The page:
Check Out The Instaflator!

A few months ago I came across a thread at Backpacker.com in which someone was asking about pumps to blow up air pads and some one mentioned the Instaflator. Since then it seems like these pool toy tools have made quite a home in the backpacking world. So, it was only a matter of time before I got one…

Essentially the Instaflator is a long plastic bag with a nozzle on the end that can attach to (some of the) air valves on air pads. Then with a single breath, the bag fills with air and then is pushed into the air pad! This way I don’t have to worry about moisture from my breath filling the pad in subfreezing weather, or if I am ever at or above elevation, I don’t have to worry about getting so light-headed from having to blow up my beloved NeoAir!

So, to see it in action, check out my video…

About Stick

My blog is essentially a record of my hiking career. Through it, I, and others, can see how I have evolved from a heavy weight backpacker, to a smarter, more efficient, lightweight backpacker. Through the use of video, still photos, and of course writing, one can see my progression, as well as check out some of the places I hike, and not to mention some cool, lightweight gear options. For me, my blog is a journal, but for others, I hope that it is an interactive learning tool to aid them in their own progression towards lightweight backpacking.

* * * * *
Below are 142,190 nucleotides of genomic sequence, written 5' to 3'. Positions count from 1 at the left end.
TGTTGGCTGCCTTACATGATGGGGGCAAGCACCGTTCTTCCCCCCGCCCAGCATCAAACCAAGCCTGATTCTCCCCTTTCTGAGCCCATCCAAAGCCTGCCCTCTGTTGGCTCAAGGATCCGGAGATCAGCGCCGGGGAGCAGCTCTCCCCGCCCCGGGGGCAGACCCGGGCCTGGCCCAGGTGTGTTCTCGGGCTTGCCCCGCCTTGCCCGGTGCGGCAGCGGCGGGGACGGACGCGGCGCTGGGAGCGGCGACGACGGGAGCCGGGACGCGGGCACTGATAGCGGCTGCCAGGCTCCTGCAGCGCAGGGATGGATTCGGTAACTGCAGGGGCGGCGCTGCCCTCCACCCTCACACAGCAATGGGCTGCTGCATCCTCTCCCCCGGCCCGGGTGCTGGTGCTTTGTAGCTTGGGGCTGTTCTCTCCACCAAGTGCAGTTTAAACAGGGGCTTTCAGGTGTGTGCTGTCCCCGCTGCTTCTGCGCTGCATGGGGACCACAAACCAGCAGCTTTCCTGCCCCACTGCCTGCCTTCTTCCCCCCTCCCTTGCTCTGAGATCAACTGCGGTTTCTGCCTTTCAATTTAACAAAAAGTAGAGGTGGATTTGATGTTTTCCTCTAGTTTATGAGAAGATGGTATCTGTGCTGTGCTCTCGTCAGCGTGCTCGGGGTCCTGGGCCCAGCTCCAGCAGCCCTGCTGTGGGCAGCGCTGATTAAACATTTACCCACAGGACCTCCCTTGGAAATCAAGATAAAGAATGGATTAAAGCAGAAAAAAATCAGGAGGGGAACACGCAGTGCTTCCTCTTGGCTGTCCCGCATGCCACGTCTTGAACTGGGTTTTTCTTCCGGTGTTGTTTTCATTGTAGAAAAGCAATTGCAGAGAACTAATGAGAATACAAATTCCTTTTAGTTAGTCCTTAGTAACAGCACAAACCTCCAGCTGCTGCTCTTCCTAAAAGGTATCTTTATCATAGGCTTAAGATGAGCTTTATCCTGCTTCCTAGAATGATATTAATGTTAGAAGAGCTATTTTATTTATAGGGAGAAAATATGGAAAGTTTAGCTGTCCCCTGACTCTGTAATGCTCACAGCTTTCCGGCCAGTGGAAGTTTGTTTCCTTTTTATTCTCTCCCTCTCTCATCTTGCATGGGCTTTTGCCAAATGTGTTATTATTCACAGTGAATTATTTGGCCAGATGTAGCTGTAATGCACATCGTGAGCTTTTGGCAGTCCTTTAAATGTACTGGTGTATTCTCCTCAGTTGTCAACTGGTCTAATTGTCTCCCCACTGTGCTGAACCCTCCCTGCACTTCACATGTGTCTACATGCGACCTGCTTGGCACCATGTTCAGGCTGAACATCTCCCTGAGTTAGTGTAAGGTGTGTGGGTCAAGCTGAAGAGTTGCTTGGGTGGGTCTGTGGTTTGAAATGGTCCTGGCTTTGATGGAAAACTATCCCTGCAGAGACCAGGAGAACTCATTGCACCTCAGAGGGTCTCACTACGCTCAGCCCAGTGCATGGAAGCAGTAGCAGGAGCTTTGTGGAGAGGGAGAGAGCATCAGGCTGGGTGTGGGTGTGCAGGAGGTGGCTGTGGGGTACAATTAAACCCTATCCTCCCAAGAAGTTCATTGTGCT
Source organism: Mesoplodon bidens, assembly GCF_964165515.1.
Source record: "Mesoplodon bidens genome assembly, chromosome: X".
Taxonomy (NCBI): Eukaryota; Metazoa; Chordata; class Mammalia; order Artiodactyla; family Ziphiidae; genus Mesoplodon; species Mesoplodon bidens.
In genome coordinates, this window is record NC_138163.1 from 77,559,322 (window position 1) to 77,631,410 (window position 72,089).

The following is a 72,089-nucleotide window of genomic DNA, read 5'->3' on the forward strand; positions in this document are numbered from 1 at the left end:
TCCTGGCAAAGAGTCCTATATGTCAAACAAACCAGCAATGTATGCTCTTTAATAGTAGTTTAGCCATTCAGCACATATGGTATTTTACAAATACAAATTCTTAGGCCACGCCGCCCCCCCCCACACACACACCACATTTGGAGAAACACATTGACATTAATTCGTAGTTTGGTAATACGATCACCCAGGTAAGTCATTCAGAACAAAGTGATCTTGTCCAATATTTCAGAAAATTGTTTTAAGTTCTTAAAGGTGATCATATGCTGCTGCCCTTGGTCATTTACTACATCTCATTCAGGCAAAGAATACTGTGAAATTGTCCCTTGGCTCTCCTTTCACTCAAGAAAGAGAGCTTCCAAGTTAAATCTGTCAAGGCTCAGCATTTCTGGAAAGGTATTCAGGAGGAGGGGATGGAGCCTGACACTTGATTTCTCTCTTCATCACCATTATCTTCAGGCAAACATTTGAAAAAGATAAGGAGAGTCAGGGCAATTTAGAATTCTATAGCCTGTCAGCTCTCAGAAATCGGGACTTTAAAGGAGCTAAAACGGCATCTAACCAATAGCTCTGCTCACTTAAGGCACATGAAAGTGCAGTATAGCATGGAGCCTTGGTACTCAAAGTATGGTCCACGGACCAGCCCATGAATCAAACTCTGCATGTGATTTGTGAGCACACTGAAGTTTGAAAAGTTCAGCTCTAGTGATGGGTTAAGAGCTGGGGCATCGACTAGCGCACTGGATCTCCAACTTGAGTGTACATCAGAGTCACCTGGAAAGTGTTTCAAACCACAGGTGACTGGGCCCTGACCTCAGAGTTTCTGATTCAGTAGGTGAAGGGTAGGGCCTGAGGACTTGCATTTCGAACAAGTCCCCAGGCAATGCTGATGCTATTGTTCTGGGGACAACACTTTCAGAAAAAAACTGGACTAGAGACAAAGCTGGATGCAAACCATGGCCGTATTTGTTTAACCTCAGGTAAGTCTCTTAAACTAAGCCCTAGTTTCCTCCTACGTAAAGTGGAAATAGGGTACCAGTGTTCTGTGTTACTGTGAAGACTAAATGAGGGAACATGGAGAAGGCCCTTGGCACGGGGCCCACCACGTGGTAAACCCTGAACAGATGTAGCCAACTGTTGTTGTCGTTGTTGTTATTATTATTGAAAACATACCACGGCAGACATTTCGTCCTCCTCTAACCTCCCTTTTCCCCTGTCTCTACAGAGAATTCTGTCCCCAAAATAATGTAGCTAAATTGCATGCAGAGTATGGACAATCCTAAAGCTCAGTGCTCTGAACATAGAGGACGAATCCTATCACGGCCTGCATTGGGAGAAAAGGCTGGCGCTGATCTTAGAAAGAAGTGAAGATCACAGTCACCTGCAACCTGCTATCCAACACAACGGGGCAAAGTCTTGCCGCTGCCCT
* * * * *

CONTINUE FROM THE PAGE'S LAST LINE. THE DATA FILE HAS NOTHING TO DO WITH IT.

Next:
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10 Responses to Check Out The Instaflator!

  1. Mike Miller says:

    I watched your video of you inflating the Instaflator and noticed that when you blew into the open end of the Instaflator your mouth was 3 or 4 inches from the end of the plastic bag. If you hold the open end of the bag at least 12 inches away from your mouth and then blow into the Instaflator it will completely full up, no half full bags. By holding it futher away you create a freight train of air rushing into the bag. Try it and you will see a big difference. Thanks for the review. Inventor of the Instaflator. PS, As you get older and your huffing and puffing gets harder you will appreciate the Instaflator even more.

    Like

    • Stick says:

      Mike,

      Thanks for stopping by and leaving a comment! I didn’t notice that my mouth was so close, but I will try standing back just a little bit farther next time. Thanks for the tip!

      ~Stick~

      Like

  2. Stick… this thing is working well on the AT. Just a thought… I cut mine in half. The full length is rather annoying. Especially in the Lunar Duo. Just a thought from my perspective. But I do blow up 2 neoair 72″ everyday… and it works AWESOME!

    Supa Chef

    Like

    • Stick says:

      Thanks Supa Chef! Great to hear from you dude! I am seriously envious of you 2, but super excited for you at the same time. I have watched all of your videos so far and I must say, I am glad to see that your spirits are staying great on your trip. And yes, I do stalk your YouTube channel as well as your blog!